Remember that fantasy game we used to play as children: If I were Prime Minister…? Well, if I actually were the PM, one of the first things I’d do would be introduce an extra day to the weekend to balance out the week: four work, three leisure; more time for RnR, friends and family. What’s not to like?
There is of course no earthly chance of me becoming PM, and even if I was there would be even less hope of introducing my change, not only because it would harm the economy horribly, but because, if anything, we are all heading in the opposite direction. That’s not least because our definition of leisure has changed so much over the past two decades.
Back in the 1990s, if the likes of Asda, Morrisons and Selfridges had called for a radical overhaul of the Sunday trading laws to allow more than six hours’ shopping a day for ‘big’ stores (over 300,000 sq ft) as they did this weekend, they would have got short shrift. Under the Sunday Trading Act 1994 that’s the maximum such shops can stay open – and then, not before 10am. This is the case in England and Wales by the way. Not so in Scotland, where they are able to shop for longer on Sundays without society having fallen apart.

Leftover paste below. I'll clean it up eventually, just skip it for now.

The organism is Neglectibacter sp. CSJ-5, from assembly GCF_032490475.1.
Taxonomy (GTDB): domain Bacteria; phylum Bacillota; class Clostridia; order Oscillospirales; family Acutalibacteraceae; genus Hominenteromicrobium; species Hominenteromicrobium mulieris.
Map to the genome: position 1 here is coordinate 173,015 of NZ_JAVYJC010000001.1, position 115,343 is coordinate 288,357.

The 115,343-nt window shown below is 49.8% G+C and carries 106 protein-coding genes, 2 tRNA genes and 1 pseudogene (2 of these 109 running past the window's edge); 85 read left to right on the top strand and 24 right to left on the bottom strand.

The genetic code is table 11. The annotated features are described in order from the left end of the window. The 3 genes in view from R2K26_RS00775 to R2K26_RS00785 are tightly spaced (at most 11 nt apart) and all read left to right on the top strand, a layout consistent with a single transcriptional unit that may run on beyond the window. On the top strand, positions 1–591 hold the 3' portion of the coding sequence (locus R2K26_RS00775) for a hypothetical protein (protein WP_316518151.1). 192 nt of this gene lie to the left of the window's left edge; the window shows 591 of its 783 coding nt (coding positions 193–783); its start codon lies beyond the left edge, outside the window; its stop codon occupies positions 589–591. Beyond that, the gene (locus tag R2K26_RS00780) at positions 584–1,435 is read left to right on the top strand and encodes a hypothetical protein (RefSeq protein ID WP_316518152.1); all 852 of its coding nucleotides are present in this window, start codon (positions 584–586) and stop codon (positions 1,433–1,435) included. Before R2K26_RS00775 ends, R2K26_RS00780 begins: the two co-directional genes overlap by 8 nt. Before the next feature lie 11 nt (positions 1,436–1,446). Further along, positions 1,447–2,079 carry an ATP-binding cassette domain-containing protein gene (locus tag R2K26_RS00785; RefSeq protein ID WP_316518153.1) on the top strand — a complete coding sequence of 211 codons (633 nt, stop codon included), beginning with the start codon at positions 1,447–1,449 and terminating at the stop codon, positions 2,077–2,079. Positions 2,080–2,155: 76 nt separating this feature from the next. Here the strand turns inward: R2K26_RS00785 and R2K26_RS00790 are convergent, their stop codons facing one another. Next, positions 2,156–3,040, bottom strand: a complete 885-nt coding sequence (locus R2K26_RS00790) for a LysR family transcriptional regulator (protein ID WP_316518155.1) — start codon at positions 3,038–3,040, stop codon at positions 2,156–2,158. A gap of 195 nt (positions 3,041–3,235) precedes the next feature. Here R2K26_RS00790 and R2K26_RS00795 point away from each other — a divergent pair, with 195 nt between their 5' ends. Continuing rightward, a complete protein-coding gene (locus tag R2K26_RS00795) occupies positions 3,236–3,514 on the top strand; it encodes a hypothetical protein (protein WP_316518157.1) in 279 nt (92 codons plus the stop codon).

I don’t mean to be facetious. I know how much people value their leisure time, but that’s exactly why such a change is needed. To maintain the status quo from an era pre-internet-shopping, pre-retailing shift-work patterns and pre the precipitous decline in Church attendance makes ever less sense. One argument was it helped the little shopkeeper fight back against the big boys, but that no longer flies. Mostly, the large ones have won already, and for the smaller ones not to have the option of competing with the internet no longer makes sense.
It is also to willfully ignore what to some is an unpalatable truth: many people opt to shop as a favoured leisure pastime. It’s not greed or laziness, but a positive choice. Many of us would like to get shopping out of the way on Sunday mornings before the teens rise, or take the toddlers along to give a parent a rest. Some of us simply can’t make it on Saturdays due to increased family or personal commitments, or simply that we are at work then too.
I know people also already work Sundays. I was among them when editing the i paper, and several staff at the newly-launched London Live TV channel where I work now, are to be found toiling away on Sundays. That’s the point. Employment patterns have changed so much that they have changed our leisure patterns. If the workplace has transformed as a result then the physical retail space must adapt.
I recognise many of you will disagree with me and align yourselves with the Keep Sunday Special campaign, but I think it’s a disingenuous view of the world. The restrictions only came into play in the first place because of religious edicts that the majority of us no longer accept. It’s almost as utopian to my mind as France’s 35-hour working work, and look where that’s got the French. Sad perhaps, but you can’t put the Sunday working genie back in the lamp.
Stefano Hatfield is editorial director of London Live